02 Apr 2014 11:04 am
Unfortunately no, you cannot flash the firmware from a VM. At this time the only method for flashing the dock firmware is having an actual laptop running Windows docked 🙁
08 May 2014 02:05 am
My laptop has a touchpad and I can configure that through the UI but I’ve a external keyboard with touchpad (Logitech K400), I can’t find a way to configure this, especisally the tap->click problem, any help?
17 Jun 2014 01:06 pm
I’m really considering purchasing this laptop you have reviewed, and really appreciate the write up you made. I have two questions I can’t seem to find the answer to (in your post or elsewhere).
I’m an ubuntu user, so I’m not sure if these commands will be the same for fedora, but I’m wondering what the maximum RAM the system will support (assuming in the future SoDIMM>8GB are available) and does hybrid suspend work?
Could you run “sudo dmidecode -t 16” and send the output? This should say the maximum supported RAM.
Could you test the command “pm-suspend-hybrid”? FYI, pm-suspend-hybrid basically does both a suspend and hibernate so that if your batter goes dead, you can still resume from a hibernate to disk, but if your batter doesn’t go dead, it will resume quicker (from a regular suspend) and just discard the data that was suspended to the disk.
17 Jun 2014 01:06 pm
Here’s a gist of the dmidecode:
I’ll reply back again after work when I have a chance to test pm-suspend-hybrid
19 Jun 2014 08:06 am
Andy, just tested pm-suspend-hybrid and it worked perfectly for me.
[root@deepfryer ~]# cat /etc/fedora-release
Fedora release 20 (Heisenbug)
[root@deepfryer ~]# uname -a
Linux deepfryer.rdu.redhat.com 3.14.4-200.fc20.x86_64 #1 SMP Tue May 13 13:51:08 UTC 2014 x86_64 x86_64 x86_64 GNU/Linux
19 Jun 2014 12:06 pm
Interesting. Thank you for running these tests. Very much ashame of the RAM limitation with this machine, but other than that it looks pretty solid. Hybrid suspend is a pretty important one for me because if I place it in suspend and forget about it, without hybrid suspend, after the battery runs dead in a couple of days, it’s pretty much as if your computer crashed. Glad this feature appears to be working!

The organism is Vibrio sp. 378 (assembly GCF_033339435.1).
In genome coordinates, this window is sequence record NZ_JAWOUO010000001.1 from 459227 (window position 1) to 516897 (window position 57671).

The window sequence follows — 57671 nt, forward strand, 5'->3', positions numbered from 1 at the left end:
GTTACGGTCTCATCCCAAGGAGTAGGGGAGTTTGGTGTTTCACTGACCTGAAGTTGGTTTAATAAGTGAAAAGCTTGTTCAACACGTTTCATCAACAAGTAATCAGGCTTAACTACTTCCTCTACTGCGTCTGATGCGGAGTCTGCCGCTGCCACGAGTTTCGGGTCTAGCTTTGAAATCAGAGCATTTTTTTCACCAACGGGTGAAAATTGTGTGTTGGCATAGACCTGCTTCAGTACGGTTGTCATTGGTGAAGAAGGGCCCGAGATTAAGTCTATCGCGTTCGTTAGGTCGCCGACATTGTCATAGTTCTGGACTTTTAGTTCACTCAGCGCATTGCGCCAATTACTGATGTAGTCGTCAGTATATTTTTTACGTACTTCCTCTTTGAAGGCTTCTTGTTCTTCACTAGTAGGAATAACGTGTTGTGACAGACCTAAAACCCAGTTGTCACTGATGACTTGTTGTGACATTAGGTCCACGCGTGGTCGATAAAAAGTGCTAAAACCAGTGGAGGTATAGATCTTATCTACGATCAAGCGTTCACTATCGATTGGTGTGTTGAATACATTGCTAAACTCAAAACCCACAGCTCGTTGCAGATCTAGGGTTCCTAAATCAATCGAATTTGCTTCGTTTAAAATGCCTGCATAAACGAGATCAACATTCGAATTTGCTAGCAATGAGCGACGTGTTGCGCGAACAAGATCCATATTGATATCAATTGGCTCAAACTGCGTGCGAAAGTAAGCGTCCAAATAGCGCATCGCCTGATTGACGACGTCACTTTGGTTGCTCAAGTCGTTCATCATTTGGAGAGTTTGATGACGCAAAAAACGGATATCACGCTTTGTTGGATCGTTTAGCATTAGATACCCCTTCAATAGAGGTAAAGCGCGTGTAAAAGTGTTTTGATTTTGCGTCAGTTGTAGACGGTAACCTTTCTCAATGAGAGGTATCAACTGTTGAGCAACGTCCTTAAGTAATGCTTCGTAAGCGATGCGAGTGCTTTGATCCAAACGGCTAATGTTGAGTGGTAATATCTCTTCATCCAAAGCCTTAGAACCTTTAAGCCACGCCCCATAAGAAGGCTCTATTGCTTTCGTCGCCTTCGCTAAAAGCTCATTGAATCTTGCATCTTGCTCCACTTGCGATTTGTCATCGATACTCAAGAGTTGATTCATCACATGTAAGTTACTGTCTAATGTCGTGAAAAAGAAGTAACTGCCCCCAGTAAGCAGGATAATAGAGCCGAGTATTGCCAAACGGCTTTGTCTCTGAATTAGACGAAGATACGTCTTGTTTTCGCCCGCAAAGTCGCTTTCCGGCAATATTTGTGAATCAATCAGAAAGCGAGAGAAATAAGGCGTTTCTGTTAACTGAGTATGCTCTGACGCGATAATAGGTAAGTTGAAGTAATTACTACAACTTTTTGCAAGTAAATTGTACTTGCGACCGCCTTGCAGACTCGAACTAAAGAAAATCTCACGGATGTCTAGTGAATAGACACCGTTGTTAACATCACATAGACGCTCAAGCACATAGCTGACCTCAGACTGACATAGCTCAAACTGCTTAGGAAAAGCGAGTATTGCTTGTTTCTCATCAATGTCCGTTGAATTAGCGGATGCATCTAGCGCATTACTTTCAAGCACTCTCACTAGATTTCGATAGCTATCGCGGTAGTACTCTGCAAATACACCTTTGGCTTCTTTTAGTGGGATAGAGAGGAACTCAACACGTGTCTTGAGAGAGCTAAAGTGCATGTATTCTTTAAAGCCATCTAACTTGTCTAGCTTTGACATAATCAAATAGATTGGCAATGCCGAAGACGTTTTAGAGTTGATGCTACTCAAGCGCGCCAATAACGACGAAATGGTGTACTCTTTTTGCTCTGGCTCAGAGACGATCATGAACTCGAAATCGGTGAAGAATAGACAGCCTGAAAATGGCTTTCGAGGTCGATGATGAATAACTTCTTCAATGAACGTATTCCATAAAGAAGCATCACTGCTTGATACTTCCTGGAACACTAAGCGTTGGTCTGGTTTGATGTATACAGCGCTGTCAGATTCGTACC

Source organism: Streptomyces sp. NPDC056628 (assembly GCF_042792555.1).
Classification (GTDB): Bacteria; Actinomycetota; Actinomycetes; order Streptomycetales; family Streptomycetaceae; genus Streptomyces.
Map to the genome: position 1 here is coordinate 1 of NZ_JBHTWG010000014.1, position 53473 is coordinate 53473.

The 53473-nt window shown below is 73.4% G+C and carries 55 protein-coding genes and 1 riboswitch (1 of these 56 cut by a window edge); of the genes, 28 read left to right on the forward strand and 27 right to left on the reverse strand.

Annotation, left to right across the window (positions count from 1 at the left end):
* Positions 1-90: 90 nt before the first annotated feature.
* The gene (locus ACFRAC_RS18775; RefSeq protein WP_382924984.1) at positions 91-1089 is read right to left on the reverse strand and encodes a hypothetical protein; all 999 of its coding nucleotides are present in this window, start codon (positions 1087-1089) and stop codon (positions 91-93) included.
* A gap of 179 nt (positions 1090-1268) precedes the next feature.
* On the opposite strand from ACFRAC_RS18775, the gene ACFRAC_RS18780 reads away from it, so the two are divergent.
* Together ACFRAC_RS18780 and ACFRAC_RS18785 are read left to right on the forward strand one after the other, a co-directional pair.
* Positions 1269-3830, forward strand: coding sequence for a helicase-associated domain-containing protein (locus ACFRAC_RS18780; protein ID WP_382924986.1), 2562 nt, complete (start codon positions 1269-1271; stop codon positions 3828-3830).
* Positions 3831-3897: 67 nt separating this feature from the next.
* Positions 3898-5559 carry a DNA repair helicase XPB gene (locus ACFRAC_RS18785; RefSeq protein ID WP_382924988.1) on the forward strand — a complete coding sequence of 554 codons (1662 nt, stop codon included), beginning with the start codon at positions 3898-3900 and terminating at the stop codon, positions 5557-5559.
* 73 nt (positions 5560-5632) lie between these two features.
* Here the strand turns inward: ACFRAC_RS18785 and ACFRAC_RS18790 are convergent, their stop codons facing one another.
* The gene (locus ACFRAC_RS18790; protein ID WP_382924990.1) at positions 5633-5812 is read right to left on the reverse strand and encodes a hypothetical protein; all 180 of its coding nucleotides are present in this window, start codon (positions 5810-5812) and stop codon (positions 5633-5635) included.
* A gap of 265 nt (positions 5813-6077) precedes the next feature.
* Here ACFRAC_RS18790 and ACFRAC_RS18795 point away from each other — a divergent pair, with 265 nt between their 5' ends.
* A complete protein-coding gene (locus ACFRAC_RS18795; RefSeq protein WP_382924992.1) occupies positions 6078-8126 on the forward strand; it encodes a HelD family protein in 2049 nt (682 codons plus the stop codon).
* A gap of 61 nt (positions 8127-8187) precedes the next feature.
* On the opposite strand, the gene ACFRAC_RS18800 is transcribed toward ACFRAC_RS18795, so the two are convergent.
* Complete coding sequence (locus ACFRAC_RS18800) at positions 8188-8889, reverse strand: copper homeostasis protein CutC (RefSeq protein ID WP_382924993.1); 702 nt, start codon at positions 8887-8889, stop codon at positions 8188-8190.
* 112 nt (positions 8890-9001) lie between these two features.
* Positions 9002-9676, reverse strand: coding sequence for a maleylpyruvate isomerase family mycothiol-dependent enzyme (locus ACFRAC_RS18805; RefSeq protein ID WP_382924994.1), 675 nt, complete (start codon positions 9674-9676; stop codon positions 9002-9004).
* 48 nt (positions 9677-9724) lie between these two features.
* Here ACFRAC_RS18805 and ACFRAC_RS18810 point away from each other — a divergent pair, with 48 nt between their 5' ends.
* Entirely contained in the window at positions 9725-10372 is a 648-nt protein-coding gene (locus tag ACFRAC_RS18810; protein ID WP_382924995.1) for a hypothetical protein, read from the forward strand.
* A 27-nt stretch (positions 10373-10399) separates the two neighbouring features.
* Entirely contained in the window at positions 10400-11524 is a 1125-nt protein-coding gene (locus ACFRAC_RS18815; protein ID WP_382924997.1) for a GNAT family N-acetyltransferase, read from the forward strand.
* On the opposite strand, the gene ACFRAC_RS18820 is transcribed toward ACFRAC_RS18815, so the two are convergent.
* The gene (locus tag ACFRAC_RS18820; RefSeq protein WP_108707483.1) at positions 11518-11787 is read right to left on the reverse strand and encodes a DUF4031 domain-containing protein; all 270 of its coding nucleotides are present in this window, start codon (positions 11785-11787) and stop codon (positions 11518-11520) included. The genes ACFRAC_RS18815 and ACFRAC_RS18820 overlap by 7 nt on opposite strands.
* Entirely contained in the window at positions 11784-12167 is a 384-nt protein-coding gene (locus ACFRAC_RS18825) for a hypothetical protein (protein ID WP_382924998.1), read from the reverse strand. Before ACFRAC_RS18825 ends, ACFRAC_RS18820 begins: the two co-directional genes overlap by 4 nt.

19 Jun 2014 12:06 pm
Horay for working software!
30 Aug 2014 12:08 pm
Tim, thank you for your insight into editing the drivers for the trackpad.
I couldn’t find any settings that were adquate for me.
I ended up remapping my left shift key to left mouse button, and the menu key to right mouse button. It makes life much, much easier to navigate around with the trackpoint. How I did it:
1) find keycode of pressed key by commandline prog:
2) enable key resetting
4) reset to default keylayout if you mess up
xmodmap -e “keycode 133 = Pointer_Button3”
setxkbmap -layout us
So those commands will remap the media button to right click for example. with the last command returning to default in case you write the wrong keycode in 🙂
11 Oct 2014 03:10 pm
Thank you !
Work fine for me !
10 Jan 2015 12:01 am
Thanks a lot for your insight. I am a software developer and one thing I need the most is hibernating feature. I have always gone with Ubuntu up till this point but with T440s hibernation wasn’t working (creating numerous other issues) so I had to take a look at other distros.
Now I have installed Fedora and it’s the same issue. giving pm-hibernate and pm-suspend-hybrid does nothing at all. The system just stays as nothing has happened. Only pm-suspend works but that doesn’t cut it for me.
I was looking at http://fedoraproject.org/wiki/QA:Testcase_Power_Management_pm_hibernate and there they mention the file /sys/power/state. The content on my state are ‘freeze mem’. Any idea what this means and what should I need to consult to go from here?
Thanks in advance
10 Jan 2015 03:01 pm
Where to consult to go from here? Real quick I checked the kernel docs (kernel-doc package) in /usr/share/doc/kernel-doc-3.17.7/Documentation/power/states.txt and found some mentions of “freeze” and “mem”.
If I were you I’d follow up by scanning over that file for more information. The good bits seemed to be right at the top.
I’ve scp’d my states.txt file to http://lnx.cx/~tbielawa/states.txt so you can reference it quick. Keep in mind that’s for kernel-doc-3.17.7